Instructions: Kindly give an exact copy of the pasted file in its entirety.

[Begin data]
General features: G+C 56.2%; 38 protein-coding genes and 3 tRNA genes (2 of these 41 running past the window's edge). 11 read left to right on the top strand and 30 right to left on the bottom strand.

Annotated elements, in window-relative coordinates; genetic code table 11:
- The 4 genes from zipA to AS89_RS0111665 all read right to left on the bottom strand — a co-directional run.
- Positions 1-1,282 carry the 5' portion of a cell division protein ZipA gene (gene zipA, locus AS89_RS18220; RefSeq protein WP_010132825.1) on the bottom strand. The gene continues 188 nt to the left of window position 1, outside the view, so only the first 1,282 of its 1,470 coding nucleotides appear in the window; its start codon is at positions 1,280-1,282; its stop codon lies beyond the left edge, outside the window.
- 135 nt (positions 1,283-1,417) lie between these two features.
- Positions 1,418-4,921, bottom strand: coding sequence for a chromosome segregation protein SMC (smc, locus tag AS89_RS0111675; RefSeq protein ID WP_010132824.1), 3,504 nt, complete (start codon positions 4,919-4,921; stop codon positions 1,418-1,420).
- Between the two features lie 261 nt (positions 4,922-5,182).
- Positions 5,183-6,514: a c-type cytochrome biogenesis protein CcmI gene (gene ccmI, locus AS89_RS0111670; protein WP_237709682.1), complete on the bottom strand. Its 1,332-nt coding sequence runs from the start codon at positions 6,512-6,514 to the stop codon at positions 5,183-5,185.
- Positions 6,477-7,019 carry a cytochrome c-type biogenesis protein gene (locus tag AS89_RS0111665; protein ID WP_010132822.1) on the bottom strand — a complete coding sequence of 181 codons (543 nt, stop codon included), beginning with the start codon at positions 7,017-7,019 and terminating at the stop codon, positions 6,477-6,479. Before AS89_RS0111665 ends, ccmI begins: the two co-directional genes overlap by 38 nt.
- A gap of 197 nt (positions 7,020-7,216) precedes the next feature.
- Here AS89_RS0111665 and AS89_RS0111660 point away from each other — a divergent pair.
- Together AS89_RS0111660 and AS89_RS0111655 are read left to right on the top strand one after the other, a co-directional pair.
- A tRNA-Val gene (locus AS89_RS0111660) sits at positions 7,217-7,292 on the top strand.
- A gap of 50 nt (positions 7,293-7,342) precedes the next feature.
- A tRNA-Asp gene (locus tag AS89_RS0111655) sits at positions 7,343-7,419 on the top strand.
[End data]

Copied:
General features: G+C 56.2%; 38 protein-coding genes and 3 tRNA genes (2 of these 41 running past the window's edge). 11 read left to right on the top strand and 30 right to left on the bottom strand.

Annotated elements, in window-relative coordinates; genetic code table 11:
- The 4 genes from zipA to AS89_RS0111665 all read right to left on the bottom strand — a co-directional run.
- Positions 1-1,282 carry the 5' portion of a cell division protein ZipA gene (gene zipA, locus AS89_RS18220; RefSeq protein WP_010132825.1) on the bottom strand. The gene continues 188 nt to the left of window position 1, outside the view, so only the first 1,282 of its 1,470 coding nucleotides appear in the window; its start codon is at positions 1,280-1,282; its stop codon lies beyond the left edge, outside the window.
- 135 nt (positions 1,283-1,417) lie between these two features.
- Positions 1,418-4,921, bottom strand: coding sequence for a chromosome segregation protein SMC (smc, locus tag AS89_RS0111675; RefSeq protein ID WP_010132824.1), 3,504 nt, complete (start codon positions 4,919-4,921; stop codon positions 1,418-1,420).
- Between the two features lie 261 nt (positions 4,922-5,182).
- Positions 5,183-6,514: a c-type cytochrome biogenesis protein CcmI gene (gene ccmI, locus AS89_RS0111670; protein WP_237709682.1), complete on the bottom strand. Its 1,332-nt coding sequence runs from the start codon at positions 6,512-6,514 to the stop codon at positions 5,183-5,185.
- Positions 6,477-7,019 carry a cytochrome c-type biogenesis protein gene (locus tag AS89_RS0111665; protein ID WP_010132822.1) on the bottom strand — a complete coding sequence of 181 codons (543 nt, stop codon included), beginning with the start codon at positions 7,017-7,019 and terminating at the stop codon, positions 6,477-6,479. Before AS89_RS0111665 ends, ccmI begins: the two co-directional genes overlap by 38 nt.
- A gap of 197 nt (positions 7,020-7,216) precedes the next feature.
- Here AS89_RS0111665 and AS89_RS0111660 point away from each other — a divergent pair.
- Together AS89_RS0111660 and AS89_RS0111655 are read left to right on the top strand one after the other, a co-directional pair.
- A tRNA-Val gene (locus AS89_RS0111660) sits at positions 7,217-7,292 on the top strand.
- A gap of 50 nt (positions 7,293-7,342) precedes the next feature.
- A tRNA-Asp gene (locus tag AS89_RS0111655) sits at positions 7,343-7,419 on the top strand.